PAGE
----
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I also thought first of perennial candytuft. Scabiosa butterfly blue is evergreen here and bloomed nearly all year for me, but few perennials do. Hellebore is evergreen for me and although it just blooms in earliest spring the blossoms last for months; Helleborus niger is the smallest I believe, and earliest to bloom. Another pretty low grower is geranium 'Biokovo'. It only blooms in spring, and often again in fall, but the foliage is beautiful year round. You might consider what various foliage will do for you, color wise. Lychnis coronaria forms a fuzzy grey clump that is evergreen for me and very attractive. Stokesia is another.

    Bookmark   February 24, 2007 at 7:57PM
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Chip, you have a lovely home and I think you've given us a very tall order here! :-)
You've received some good advice.

Off the top of my head I can't think of a single perennial that fits all of your criteria:
Tidy (not something that sprawls or flops)
Blooms spring to fall
Full sun
Reliably hardy AND long lived ("will come up every year")
12" high or less

Most perennials will need a good bit of attention such as cutting back, deadheading, fertilizing, dividing etc. not to mention $$$$.

Having said that, I can suggest several perennials that will tolerate full sun, that SHOULD be hardy in your zone (some are typically long lived, others will decline after a few years), and will be ABOUT 12" high. They all bloom at different times:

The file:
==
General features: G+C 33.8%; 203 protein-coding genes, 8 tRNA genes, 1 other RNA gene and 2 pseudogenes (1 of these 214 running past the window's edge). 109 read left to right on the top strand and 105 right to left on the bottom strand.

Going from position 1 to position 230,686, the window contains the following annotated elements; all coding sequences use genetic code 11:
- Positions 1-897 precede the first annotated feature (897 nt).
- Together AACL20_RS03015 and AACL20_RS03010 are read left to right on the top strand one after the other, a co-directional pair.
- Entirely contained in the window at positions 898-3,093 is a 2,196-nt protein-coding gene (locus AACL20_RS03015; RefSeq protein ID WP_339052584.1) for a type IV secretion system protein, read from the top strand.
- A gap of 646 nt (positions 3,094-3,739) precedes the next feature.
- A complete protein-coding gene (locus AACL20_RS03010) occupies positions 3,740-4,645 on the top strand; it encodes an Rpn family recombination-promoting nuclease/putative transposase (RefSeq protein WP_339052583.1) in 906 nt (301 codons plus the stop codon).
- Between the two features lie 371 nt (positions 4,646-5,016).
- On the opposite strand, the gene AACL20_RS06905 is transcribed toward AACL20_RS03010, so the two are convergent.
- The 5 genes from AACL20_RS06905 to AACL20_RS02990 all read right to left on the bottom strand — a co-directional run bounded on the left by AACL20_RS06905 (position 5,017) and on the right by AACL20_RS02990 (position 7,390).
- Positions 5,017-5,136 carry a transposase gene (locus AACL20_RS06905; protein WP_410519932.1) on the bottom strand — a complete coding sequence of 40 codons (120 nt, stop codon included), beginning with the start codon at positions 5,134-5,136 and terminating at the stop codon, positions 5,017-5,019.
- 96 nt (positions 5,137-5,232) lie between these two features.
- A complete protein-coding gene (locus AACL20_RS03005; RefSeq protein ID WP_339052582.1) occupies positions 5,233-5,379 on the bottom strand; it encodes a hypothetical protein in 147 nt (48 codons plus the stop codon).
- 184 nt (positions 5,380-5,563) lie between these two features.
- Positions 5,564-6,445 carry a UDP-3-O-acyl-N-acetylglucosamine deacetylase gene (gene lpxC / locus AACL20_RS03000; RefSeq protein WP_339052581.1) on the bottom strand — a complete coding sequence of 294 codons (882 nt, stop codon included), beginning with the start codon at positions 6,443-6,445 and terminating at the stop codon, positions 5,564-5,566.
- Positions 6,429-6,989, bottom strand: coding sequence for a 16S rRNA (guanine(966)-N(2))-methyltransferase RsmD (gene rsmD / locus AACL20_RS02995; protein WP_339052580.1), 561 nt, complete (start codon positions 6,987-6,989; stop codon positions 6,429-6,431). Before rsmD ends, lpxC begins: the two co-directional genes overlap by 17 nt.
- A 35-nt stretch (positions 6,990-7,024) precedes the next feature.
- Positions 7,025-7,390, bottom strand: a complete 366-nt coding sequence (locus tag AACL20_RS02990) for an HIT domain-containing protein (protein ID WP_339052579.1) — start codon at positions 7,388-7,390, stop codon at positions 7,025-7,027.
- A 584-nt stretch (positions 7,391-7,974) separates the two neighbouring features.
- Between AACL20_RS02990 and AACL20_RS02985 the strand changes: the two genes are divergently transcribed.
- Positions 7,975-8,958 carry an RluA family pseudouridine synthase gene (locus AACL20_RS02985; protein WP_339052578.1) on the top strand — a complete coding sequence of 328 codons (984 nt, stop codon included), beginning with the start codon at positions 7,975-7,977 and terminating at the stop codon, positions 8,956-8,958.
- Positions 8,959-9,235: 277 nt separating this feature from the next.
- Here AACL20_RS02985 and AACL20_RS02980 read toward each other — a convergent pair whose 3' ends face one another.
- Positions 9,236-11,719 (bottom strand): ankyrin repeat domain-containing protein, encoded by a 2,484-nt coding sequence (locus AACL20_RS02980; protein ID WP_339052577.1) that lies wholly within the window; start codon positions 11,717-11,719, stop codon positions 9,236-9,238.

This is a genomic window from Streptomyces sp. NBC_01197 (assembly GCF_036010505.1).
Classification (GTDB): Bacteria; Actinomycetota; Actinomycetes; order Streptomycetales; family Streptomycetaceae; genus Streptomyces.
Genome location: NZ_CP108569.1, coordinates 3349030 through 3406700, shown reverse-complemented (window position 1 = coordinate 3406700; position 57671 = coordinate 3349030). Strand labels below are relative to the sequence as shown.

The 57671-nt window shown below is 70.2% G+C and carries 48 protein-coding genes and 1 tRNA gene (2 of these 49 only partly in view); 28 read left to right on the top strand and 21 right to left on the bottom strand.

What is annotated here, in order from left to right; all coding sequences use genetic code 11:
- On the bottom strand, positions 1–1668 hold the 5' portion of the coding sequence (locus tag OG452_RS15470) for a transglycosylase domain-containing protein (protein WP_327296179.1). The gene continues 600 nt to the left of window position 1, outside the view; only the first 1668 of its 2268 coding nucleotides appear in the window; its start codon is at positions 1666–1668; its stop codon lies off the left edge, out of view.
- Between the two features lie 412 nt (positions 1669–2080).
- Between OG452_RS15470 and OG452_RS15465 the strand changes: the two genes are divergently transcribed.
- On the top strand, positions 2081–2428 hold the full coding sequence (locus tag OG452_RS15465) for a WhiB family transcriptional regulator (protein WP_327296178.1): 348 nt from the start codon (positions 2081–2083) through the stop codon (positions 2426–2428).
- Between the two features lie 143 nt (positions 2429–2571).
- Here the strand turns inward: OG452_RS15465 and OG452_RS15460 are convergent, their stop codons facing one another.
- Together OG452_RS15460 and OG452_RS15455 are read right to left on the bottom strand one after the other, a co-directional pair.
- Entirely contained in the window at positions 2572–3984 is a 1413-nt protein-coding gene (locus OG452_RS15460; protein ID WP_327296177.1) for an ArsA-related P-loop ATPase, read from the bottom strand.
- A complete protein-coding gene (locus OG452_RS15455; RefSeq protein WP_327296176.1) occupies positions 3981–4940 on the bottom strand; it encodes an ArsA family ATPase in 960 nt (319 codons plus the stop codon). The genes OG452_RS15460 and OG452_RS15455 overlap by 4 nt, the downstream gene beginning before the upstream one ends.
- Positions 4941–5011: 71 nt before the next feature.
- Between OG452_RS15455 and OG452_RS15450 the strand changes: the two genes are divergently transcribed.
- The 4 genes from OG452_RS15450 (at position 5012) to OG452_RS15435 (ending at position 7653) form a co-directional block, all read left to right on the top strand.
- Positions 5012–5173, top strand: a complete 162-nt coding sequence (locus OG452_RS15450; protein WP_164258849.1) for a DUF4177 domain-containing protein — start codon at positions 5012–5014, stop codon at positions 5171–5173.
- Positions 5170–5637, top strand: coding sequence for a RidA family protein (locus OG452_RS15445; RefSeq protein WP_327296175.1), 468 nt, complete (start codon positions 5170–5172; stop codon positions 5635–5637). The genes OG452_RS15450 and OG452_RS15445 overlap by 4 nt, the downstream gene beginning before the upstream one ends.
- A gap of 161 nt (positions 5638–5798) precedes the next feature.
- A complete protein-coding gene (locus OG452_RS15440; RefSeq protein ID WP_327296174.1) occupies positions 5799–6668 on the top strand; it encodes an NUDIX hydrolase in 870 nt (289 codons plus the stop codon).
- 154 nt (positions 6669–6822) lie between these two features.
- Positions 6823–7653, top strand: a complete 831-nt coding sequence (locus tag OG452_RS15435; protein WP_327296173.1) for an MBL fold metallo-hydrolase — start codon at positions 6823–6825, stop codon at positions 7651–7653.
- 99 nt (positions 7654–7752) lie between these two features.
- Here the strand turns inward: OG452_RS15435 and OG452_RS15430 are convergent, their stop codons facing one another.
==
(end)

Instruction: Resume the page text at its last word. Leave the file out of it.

*Aster novibelgii
*Cranesbill geranium
*Nepeta (catmint)
*Stachys (lambs ear)
*Cushion spurge
*Daylilies (taller than 12" but some like "Happy Returns" are good rebloomers)
(most of the above perennials come in short and tall varieties, so chose carefully)

If you Google "perennials for edging" you could find lists of more low growing plants.

Also you could use:
*Miniature roses

Also there are low growing grasses such as:
*Blue fescue
*Japanese blood grass

or a low growing shrub such as
*Dwarf pomegranate

NOW, here comes my advice which is meant to save your time, your money and your sanity:
Do away with the flowers along the walk to the street and plant grass seed. Put a nice Japanese maple or some shortish tree in the lawn, that will enhance your handsome property and will provide a bit of shade to one of the windows and therefore will also shade part of the bed in front of the house, allowing you to grow some wonderful shade loving perennials. Buy some interesting perennials for the beds under the windows and in a few years when the baby is bigger and you have more time and money (though children do tend to require more of both as they grow older)you can re-establish the sidewalk bed, and by then you can use divisions of some of your own perennials to help fill the sidewalk beds.

Best of luck with your project!


    Bookmark   February 24, 2007 at 8:33PM
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One other thing to remember, Chip:

You're used to growing annuals which fill out very quickly. Perennials often take 3 years or more to reach full size.